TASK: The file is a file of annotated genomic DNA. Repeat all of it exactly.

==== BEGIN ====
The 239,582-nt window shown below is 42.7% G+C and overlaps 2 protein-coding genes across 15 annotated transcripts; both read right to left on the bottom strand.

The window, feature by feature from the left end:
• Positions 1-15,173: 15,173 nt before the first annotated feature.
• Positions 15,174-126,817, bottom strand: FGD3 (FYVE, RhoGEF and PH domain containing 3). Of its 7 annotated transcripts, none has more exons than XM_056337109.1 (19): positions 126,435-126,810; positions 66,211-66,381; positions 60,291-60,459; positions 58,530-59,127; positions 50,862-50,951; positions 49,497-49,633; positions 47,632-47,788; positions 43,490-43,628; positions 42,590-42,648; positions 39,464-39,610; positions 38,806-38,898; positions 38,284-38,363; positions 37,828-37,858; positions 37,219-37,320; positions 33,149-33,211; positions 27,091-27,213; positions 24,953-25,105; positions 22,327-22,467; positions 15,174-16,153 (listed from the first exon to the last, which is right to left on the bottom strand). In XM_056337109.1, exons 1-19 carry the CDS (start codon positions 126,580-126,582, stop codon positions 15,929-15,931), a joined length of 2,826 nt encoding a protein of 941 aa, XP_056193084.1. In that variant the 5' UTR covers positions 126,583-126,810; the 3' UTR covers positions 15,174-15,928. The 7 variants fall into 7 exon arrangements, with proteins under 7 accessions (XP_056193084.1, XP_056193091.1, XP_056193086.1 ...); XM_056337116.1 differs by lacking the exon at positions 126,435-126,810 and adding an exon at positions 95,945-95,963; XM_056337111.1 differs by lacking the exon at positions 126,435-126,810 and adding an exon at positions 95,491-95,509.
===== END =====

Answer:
The 239,582-nt window shown below is 42.7% G+C and overlaps 2 protein-coding genes across 15 annotated transcripts; both read right to left on the bottom strand.

The window, feature by feature from the left end:
• Positions 1-15,173: 15,173 nt before the first annotated feature.
• Positions 15,174-126,817, bottom strand: FGD3 (FYVE, RhoGEF and PH domain containing 3). Of its 7 annotated transcripts, none has more exons than XM_056337109.1 (19): positions 126,435-126,810; positions 66,211-66,381; positions 60,291-60,459; positions 58,530-59,127; positions 50,862-50,951; positions 49,497-49,633; positions 47,632-47,788; positions 43,490-43,628; positions 42,590-42,648; positions 39,464-39,610; positions 38,806-38,898; positions 38,284-38,363; positions 37,828-37,858; positions 37,219-37,320; positions 33,149-33,211; positions 27,091-27,213; positions 24,953-25,105; positions 22,327-22,467; positions 15,174-16,153 (listed from the first exon to the last, which is right to left on the bottom strand). In XM_056337109.1, exons 1-19 carry the CDS (start codon positions 126,580-126,582, stop codon positions 15,929-15,931), a joined length of 2,826 nt encoding a protein of 941 aa, XP_056193084.1. In that variant the 5' UTR covers positions 126,583-126,810; the 3' UTR covers positions 15,174-15,928. The 7 variants fall into 7 exon arrangements, with proteins under 7 accessions (XP_056193084.1, XP_056193091.1, XP_056193086.1 ...); XM_056337116.1 differs by lacking the exon at positions 126,435-126,810 and adding an exon at positions 95,945-95,963; XM_056337111.1 differs by lacking the exon at positions 126,435-126,810 and adding an exon at positions 95,491-95,509.